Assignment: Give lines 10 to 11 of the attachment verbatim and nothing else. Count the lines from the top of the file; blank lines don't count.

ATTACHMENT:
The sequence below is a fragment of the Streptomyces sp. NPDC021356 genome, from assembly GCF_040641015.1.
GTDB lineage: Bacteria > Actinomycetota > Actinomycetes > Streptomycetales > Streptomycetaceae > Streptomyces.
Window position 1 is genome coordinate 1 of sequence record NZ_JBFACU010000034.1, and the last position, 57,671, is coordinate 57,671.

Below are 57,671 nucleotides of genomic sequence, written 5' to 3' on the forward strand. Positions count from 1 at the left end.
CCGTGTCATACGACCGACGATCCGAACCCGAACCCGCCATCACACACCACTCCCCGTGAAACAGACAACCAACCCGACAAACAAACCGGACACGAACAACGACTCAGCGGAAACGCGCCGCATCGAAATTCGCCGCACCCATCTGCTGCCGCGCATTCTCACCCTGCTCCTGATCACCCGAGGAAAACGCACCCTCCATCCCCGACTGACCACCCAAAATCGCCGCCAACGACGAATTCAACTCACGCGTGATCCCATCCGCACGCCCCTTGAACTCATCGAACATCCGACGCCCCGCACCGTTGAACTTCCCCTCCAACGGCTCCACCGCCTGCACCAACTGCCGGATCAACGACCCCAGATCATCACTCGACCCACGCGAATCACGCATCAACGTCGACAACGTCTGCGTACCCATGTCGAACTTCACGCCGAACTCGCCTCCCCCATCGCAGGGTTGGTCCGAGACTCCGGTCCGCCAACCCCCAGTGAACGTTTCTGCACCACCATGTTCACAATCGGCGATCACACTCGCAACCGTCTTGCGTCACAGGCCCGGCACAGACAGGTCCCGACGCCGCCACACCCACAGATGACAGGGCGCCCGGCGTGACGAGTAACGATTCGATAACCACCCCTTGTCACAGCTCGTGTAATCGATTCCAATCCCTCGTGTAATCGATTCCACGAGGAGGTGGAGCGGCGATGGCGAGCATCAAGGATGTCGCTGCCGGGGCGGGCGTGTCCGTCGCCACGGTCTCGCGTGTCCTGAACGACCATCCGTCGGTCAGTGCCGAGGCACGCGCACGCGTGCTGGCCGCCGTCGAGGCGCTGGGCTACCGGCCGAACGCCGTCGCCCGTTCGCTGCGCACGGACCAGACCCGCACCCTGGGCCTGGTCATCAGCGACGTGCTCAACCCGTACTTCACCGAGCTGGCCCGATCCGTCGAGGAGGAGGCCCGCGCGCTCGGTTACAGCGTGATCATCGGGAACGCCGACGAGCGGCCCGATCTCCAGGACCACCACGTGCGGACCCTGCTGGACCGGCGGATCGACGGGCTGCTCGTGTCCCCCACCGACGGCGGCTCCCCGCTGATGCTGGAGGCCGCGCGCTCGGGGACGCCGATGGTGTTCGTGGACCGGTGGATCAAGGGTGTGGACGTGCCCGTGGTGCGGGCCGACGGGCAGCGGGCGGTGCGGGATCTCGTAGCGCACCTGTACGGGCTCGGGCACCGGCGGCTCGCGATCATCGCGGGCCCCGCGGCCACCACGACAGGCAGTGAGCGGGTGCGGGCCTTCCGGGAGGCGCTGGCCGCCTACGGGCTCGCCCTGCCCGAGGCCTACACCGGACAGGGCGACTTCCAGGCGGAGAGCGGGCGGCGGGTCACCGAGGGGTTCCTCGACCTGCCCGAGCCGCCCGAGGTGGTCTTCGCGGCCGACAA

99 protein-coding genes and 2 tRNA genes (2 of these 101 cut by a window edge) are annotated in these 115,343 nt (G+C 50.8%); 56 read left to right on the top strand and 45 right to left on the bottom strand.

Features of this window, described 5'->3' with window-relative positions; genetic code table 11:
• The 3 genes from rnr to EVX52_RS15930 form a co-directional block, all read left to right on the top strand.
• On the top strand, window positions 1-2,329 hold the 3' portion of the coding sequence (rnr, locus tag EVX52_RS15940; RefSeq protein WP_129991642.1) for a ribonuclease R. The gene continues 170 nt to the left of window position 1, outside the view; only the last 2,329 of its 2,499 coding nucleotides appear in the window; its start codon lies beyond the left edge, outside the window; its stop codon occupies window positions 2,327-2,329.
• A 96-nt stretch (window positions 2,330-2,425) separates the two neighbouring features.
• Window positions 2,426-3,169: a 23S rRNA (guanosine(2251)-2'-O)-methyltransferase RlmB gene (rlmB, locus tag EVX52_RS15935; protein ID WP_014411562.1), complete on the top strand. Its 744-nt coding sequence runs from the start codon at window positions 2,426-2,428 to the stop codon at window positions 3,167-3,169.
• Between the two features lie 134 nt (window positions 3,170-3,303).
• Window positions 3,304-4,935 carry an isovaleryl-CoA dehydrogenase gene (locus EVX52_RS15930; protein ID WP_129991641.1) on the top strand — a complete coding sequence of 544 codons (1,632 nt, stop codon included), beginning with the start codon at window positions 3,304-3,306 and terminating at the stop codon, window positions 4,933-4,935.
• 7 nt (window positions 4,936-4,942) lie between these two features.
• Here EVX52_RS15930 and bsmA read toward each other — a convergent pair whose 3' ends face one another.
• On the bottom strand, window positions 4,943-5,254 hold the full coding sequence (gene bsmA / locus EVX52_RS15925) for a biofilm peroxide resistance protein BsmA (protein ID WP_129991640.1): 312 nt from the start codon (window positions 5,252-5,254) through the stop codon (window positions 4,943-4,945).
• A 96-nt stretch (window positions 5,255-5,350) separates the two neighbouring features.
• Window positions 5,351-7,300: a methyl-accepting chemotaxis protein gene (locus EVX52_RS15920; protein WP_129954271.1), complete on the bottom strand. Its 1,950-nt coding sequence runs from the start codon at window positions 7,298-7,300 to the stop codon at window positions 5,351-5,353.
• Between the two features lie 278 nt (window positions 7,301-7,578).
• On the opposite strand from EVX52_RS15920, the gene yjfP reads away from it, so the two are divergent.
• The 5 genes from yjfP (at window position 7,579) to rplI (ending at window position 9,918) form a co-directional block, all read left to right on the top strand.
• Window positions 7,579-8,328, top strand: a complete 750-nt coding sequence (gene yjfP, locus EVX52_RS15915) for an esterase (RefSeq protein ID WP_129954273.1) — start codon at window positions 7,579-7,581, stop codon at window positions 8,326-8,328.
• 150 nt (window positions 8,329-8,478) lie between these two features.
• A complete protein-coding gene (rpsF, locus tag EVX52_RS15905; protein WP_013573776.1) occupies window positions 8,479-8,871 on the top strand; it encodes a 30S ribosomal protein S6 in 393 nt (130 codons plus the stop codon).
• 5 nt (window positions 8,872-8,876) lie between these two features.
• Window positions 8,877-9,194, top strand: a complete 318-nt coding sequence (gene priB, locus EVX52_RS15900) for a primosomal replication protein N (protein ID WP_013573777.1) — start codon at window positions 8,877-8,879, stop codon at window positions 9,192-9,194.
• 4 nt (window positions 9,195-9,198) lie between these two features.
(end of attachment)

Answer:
• A 96-nt stretch (window positions 2,330-2,425) separates the two neighbouring features.
• Window positions 2,426-3,169: a 23S rRNA (guanosine(2251)-2'-O)-methyltransferase RlmB gene (rlmB, locus tag EVX52_RS15935; protein ID WP_014411562.1), complete on the top strand. Its 744-nt coding sequence runs from the start codon at window positions 2,426-2,428 to the stop codon at window positions 3,167-3,169.